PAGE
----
Last year for my birthday I was gifted Deborah Madison's Vegetable Literacy. It is chock full of gorgeous recipes and botanical information on a vast array of vegetables. One of the recipes I found most intriguing was "Tangled Collard Greens with Sesame". The greens are cut into thin shreds so they sauté tender within minutes. I took the technique and ran with it, cooking it with more American seasonings like garlic and red pepper flakes. My sister suggested I add Mama Lil's pickled peppers, bread crumbs, and Parmesan to the dish, based on a kale salad served at Ava Gene's and Roman candle. (Mama Lil's original pickled peppers are mildly spicy Hungarian goathorn peppers pickled and packed with oil and garlic. They are seriously delicious, so if you happen to spot a jar, immediately add it to your shopping basket.) The outcome is a tangled pile of hearty, zesty, spicy greens that cooks up lickety-split. Once the prep on this dish is done, it will cook in about 10 minutes, making it pretty perfect as a side for a weeknight meal. —hardlikearmour
Test Kitchen Notes
Hardlikearmour's Zesty & Zippy Tangled Collards will have your taste buds doing a happy dance. Crunchy, spicy, and tangy, these collard greens will appeal to even the pickiest of eaters. A quick side that can be prepared in under 20 minutes, and pairs perfectly with pork or chicken. It has enough flavor and substance to stand alone as a great meatless Monday entree! - Amanda Heckert —ALHCulinaryCreations
A note on bread crumbs: I like to use Melissa Clark's technique for transforming dried bread into crumbs. She grates the bread using the grating blade on her food processor which creates a blend of coarse and fine crumbs. It's a great way to use dried-out bread.
Prep all of your ingredients, and have your mise en place set up. Mix together the pickled peppers, lemon zest, and Parmesan. To prep the collards: Fill a sink with cold water. Holding each leaf by the stem hanging vertically over the sink, use a sharp chef's knife to cut the leaf from the stem so you get 2 leaf halves. Don't fret if a small amount of the leaf center stays attached to the stem, just discard it and move on. Swish the leaves in the sink to remove dirt. Working in 4 or 5 batches remove the leaf halves from the sink, giving each a shake to remove most of the water -- the remaining water will help to steam the greens. Stack the greens on a cutting board so the cut ends are on one side. Starting at a narrow end, tightly roll the leaves. Cut into crosswise shreds, about 1/8-inch thick (no more than 1/4-inch thick).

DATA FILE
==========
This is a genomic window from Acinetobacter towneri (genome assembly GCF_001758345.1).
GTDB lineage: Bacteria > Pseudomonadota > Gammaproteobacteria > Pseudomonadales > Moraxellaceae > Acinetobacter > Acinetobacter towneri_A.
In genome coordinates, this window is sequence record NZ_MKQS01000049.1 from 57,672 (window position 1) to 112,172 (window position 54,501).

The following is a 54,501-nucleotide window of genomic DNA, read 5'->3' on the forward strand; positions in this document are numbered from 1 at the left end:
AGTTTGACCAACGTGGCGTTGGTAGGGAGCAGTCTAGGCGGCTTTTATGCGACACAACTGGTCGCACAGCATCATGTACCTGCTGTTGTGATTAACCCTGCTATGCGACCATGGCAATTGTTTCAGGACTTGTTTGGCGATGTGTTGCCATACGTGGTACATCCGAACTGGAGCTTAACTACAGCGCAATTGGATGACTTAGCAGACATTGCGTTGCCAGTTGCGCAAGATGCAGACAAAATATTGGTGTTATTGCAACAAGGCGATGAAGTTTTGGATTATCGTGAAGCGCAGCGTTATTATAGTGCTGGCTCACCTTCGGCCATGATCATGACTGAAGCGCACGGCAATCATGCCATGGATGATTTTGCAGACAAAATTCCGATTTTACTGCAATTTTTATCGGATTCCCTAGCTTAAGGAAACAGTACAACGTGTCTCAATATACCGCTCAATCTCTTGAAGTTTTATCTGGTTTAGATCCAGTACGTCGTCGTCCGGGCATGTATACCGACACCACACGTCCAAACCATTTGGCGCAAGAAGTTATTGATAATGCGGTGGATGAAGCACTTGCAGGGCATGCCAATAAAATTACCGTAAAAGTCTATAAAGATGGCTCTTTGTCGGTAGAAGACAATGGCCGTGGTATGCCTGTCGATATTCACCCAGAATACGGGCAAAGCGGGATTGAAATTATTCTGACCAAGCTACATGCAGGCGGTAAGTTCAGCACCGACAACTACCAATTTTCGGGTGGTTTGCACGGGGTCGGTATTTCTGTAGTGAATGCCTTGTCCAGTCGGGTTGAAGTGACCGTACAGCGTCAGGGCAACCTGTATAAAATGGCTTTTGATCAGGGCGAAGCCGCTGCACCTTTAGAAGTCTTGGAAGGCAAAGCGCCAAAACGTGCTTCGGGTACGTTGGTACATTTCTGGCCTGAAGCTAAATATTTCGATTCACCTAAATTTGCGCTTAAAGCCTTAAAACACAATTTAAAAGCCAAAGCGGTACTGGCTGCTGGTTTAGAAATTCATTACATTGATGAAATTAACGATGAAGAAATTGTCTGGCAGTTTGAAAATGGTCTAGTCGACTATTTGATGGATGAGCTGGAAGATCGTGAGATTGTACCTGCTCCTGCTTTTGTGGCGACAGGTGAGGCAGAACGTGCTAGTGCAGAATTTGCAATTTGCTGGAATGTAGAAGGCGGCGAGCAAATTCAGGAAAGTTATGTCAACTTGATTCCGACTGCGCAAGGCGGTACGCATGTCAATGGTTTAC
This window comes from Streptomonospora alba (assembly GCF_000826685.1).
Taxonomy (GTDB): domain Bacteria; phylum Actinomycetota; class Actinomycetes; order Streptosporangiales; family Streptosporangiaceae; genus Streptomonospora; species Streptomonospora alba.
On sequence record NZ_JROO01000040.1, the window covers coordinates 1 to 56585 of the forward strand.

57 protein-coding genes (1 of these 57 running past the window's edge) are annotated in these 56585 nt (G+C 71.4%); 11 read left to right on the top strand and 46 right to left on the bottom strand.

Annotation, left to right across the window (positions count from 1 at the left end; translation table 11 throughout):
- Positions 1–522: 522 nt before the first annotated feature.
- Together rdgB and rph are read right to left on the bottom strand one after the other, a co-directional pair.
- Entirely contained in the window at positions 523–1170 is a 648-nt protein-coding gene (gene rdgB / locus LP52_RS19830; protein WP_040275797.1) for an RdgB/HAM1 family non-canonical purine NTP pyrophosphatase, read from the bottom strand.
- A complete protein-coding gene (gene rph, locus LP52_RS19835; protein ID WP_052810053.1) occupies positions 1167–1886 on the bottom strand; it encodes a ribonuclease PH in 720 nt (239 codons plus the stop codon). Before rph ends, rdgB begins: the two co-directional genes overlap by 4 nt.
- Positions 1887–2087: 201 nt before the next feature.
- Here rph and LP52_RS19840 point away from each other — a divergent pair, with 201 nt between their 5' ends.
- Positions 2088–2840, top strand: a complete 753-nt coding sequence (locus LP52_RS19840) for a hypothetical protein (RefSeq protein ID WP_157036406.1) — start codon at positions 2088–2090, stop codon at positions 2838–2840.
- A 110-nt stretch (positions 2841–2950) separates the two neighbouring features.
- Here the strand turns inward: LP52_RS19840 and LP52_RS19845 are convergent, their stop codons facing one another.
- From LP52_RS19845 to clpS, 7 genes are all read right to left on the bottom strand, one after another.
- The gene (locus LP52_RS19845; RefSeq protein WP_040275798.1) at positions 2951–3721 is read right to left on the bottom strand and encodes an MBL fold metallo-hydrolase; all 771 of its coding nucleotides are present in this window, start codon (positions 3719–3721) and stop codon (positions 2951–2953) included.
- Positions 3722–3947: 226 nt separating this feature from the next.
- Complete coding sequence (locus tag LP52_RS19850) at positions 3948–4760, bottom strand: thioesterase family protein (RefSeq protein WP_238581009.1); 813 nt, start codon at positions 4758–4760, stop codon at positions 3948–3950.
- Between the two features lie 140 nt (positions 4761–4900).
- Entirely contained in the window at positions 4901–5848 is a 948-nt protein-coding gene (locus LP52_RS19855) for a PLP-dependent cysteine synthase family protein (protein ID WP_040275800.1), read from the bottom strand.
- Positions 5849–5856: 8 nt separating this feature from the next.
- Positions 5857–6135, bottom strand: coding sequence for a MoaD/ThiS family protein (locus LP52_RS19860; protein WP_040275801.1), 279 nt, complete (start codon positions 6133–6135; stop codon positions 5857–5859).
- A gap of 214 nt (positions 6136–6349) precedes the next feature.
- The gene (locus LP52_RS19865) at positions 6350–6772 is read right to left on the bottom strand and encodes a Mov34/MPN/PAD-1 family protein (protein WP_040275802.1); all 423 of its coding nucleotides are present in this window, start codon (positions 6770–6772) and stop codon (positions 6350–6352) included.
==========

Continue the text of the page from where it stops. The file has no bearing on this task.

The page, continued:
Heat 1 1/2 tablespoons olive oil in a 12-inch sauté pan or skillet over medium heat. When the oil is shimmering add the bread crumbs and stir to evenly coat with the oil (there will probably be a few crumbs that don't get oiled, which is fine). Stir frequently to continuously until most crumbs are dark golden brown. Transfer crumbs to a bowl and set aside. Wipe out the pan.
Heat 1 tablespoon olive oil in the pan over medium heat. Once shimmering, add the garlic and red pepper flakes, and cook, stirring continuously, until garlic is fragrant and just starting to turn gold, about 30 to 60 seconds. Add the collard greens and season with 1/4 teaspoon salt and 1/4 teaspoon black pepper. Toss the collard greens, then cook, tossing the greens occasionally until they are wilted and tender, and the water has evaporated. This will take 5 minutes or less. Add the pickled pepper, lemon zest and Parmesan mixture. Stir to incorporate. Taste for seasoning and add salt or pepper if needed. Spritz with lemon juice then either transfer to a serving dish or divide onto dinner plates. Sprinkle with additional Parmesan and about half of the bread crumbs; pass the remaining crumbs or save them for another use. Serve immediately.
I am an amateur baker and cake decorator. I enjoy cooking, as well as eating and feeding others. I live in the beautiful Pacific Northwest with my husband and our menagerie. I enjoy outdoor activities including hiking, mushroom hunting, tide pooling, beach combing, and snowboarding.